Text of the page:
Book Review: The Magistrate’s Folly, by Lisa Karon Richardson

The setting of colonial Williamsburg and the impending American Revolution provide the backdrop for The Magistrate’s Folly, an historical romance by author Lisa Karon Richardson.

Merry Lattimore, a young governess, stands accused of theft by her former employer, though she insists she’s innocent of the charges. Despite this, she’s sentenced to a term of indentured servitude in the American colonies by no other than the man whom she had once loved and wished to marry, Graham Sinclair. When discovers that Merry is innocent of the charges, he realizes his mistake. He secures a pardon for her, then boards a ship to Williamsburg to see if he might find her and ensure that she not only receives the pardon, but because he wishes to redeem himself in her eyes.

Magistrate's Folly book cover

Cover of novel. Image via Amazon.

Meanwhile, Merry has been bought by the Bennings, a kind, wealthy local family, to serve as both governess and nursemaid to the children. Merry, who gained knowledge of herbs and nursing the sick through helping her father, a doctor, proves invaluable when the children fall ill. Under her care, they survive, and the Bennings are thankful to have Merry in their household. But just as the children recover, Graham arrives at the Benning home with Merry’s pardon in hand. Now free, Merry could leave and go wherever she wished, but she is loyal to the children in her care and is reluctant to leave. Mrs. Benning offers to let Merry stay as a guest in the home so that she can figure out where to go from here. Things begin to look up until tragedy strikes. Mr. Benning falls ill and dies after drinking his sleeping draught, which was poisoned. The woman accused of the murder is a fellow slave named Jerusha, who is arrested on the grounds that she had a perfect motive for the murder: Mr. Benning was going to sell her young son in a slave auction.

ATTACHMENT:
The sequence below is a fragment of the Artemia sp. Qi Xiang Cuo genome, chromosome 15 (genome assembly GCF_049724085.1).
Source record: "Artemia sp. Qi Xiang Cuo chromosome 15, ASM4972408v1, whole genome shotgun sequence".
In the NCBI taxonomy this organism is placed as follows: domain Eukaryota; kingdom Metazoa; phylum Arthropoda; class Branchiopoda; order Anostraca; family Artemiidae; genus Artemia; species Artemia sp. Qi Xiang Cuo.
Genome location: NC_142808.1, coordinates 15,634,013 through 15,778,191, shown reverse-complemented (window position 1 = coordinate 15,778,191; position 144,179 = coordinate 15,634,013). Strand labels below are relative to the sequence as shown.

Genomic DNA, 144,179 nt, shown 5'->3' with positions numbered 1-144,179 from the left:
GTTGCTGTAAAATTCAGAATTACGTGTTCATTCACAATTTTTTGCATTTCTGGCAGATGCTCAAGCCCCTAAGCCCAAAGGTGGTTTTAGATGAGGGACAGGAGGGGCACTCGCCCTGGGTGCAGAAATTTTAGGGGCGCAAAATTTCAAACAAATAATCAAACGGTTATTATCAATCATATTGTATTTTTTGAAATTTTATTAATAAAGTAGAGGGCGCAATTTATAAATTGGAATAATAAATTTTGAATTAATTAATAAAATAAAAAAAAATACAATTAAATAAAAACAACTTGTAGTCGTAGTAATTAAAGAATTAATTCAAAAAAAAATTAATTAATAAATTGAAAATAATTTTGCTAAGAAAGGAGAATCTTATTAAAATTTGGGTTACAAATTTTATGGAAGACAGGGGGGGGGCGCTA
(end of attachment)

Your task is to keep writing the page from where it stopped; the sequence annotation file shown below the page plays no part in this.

Merry knows that Jerusha isn’t guilty of the murder, and she promises to help Jerusha in any way she can. She goes to Graham about the situation, and he decides to defend Jerusha at trial. Together, he and Merry work together to investigate the murder and determine who the real killer is, so that Jerusha will be cleared of all charges. As the two work together, they begin to open up to each other about what happened so many years ago. Their partnership is one of equals working toward the same mission. Graham is defending Jerusha because he wishes to redeem himself and to prevent another innocent person from being wrongly convicted. Merry is keeping a promise she made to Jerusha and can empathize with her situation, her own pleas of innocence having fallen on deaf ears. As they work as equal partners toward one common goal, they begin to see each other in a different light, and the feelings they both had thought were long since dead are rekindled.

Richardson’s characters are very compelling, and throughout the narrative, she drops little tidbits of historical detail so you have know what exactly was going on at the time. The love story and the mystery both drive the plot to a very satisfying end that is full of promise for the two protagonists. All in all, a wonderful read, and I highly recommend it.